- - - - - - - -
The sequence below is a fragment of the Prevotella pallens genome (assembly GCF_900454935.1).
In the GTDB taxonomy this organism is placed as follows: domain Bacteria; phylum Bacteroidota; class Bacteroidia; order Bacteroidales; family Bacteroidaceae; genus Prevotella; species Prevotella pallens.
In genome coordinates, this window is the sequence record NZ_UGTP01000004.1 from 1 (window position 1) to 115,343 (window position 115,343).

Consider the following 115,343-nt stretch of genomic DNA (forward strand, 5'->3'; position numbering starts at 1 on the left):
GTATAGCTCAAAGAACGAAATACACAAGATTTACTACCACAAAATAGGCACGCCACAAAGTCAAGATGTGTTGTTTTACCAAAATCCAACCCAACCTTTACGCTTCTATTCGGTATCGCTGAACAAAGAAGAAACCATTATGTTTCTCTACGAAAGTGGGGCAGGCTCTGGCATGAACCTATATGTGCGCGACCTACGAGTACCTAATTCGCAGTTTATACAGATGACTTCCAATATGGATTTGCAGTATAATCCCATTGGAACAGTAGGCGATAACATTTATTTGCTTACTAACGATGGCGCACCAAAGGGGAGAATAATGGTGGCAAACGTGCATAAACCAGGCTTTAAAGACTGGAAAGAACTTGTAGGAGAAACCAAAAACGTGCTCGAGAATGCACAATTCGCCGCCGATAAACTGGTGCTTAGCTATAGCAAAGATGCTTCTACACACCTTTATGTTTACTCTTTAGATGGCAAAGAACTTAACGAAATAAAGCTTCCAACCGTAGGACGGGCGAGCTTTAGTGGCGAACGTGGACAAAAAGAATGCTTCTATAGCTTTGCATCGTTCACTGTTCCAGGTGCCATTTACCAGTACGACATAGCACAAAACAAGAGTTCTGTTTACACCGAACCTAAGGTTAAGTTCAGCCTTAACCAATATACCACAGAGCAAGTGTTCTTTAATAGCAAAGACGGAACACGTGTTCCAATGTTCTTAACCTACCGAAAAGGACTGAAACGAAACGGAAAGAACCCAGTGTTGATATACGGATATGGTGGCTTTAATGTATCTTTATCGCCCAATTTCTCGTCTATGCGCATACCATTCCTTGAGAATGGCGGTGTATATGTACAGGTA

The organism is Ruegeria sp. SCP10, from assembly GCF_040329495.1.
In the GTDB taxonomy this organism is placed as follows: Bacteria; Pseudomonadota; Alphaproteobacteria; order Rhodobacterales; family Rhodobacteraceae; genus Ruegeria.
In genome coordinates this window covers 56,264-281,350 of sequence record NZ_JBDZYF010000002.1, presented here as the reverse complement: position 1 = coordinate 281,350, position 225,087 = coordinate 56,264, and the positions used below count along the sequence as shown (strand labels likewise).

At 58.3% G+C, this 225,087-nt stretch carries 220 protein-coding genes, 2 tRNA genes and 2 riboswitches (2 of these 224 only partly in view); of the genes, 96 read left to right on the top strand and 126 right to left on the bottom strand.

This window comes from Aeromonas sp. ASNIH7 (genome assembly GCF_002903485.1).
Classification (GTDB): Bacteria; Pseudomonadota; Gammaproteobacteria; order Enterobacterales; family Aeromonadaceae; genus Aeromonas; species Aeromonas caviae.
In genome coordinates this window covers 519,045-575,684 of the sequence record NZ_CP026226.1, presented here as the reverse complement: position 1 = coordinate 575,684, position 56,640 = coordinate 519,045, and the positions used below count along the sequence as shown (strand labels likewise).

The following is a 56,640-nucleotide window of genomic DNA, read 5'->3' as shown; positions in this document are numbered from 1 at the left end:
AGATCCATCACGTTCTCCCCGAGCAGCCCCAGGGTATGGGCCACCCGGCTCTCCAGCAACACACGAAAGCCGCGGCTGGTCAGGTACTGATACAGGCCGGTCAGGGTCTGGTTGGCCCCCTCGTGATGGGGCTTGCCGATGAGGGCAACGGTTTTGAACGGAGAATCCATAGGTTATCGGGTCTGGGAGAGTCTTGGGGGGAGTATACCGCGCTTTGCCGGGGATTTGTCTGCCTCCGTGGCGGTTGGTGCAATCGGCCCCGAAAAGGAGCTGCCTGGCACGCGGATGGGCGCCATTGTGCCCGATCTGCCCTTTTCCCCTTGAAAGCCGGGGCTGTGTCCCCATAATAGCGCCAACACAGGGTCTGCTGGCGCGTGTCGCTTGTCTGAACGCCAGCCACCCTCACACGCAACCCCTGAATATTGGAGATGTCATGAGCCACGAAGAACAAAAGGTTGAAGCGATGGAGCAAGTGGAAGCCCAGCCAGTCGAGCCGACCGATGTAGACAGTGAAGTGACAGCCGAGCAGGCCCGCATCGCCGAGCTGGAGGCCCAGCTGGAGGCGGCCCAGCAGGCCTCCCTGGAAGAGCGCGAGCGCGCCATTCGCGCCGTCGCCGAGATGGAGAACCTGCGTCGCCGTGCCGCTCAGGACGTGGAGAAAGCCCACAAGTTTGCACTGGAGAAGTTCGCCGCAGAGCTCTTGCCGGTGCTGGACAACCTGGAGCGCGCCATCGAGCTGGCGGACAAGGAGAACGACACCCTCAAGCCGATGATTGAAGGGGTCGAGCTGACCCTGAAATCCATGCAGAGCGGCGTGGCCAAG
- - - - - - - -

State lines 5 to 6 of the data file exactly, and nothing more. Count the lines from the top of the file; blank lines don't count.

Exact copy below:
GTATAGCTCAAAGAACGAAATACACAAGATTTACTACCACAAAATAGGCACGCCACAAAGTCAAGATGTGTTGTTTTACCAAAATCCAACCCAACCTTTACGCTTCTATTCGGTATCGCTGAACAAAGAAGAAACCATTATGTTTCTCTACGAAAGTGGGGCAGGCTCTGGCATGAACCTATATGTGCGCGACCTACGAGTACCTAATTCGCAGTTTATACAGATGACTTCCAATATGGATTTGCAGTATAATCCCATTGGAACAGTAGGCGATAACATTTATTTGCTTACTAACGATGGCGCACCAAAGGGGAGAATAATGGTGGCAAACGTGCATAAACCAGGCTTTAAAGACTGGAAAGAACTTGTAGGAGAAACCAAAAACGTGCTCGAGAATGCACAATTCGCCGCCGATAAACTGGTGCTTAGCTATAGCAAAGATGCTTCTACACACCTTTATGTTTACTCTTTAGATGGCAAAGAACTTAACGAAATAAAGCTTCCAACCGTAGGACGGGCGAGCTTTAGTGGCGAACGTGGACAAAAAGAATGCTTCTATAGCTTTGCATCGTTCACTGTTCCAGGTGCCATTTACCAGTACGACATAGCACAAAACAAGAGTTCTGTTTACACCGAACCTAAGGTTAAGTTCAGCCTTAACCAATATACCACAGAGCAAGTGTTCTTTAATAGCAAAGACGGAACACGTGTTCCAATGTTCTTAACCTACCGAAAAGGACTGAAACGAAACGGAAAGAACCCAGTGTTGATATACGGATATGGTGGCTTTAATGTATCTTTATCGCCCAATTTCTCGTCTATGCGCATACCATTCCTTGAGAATGGCGGTGTATATGTACAGGTA

The organism is Ruegeria sp. SCP10, from assembly GCF_040329495.1.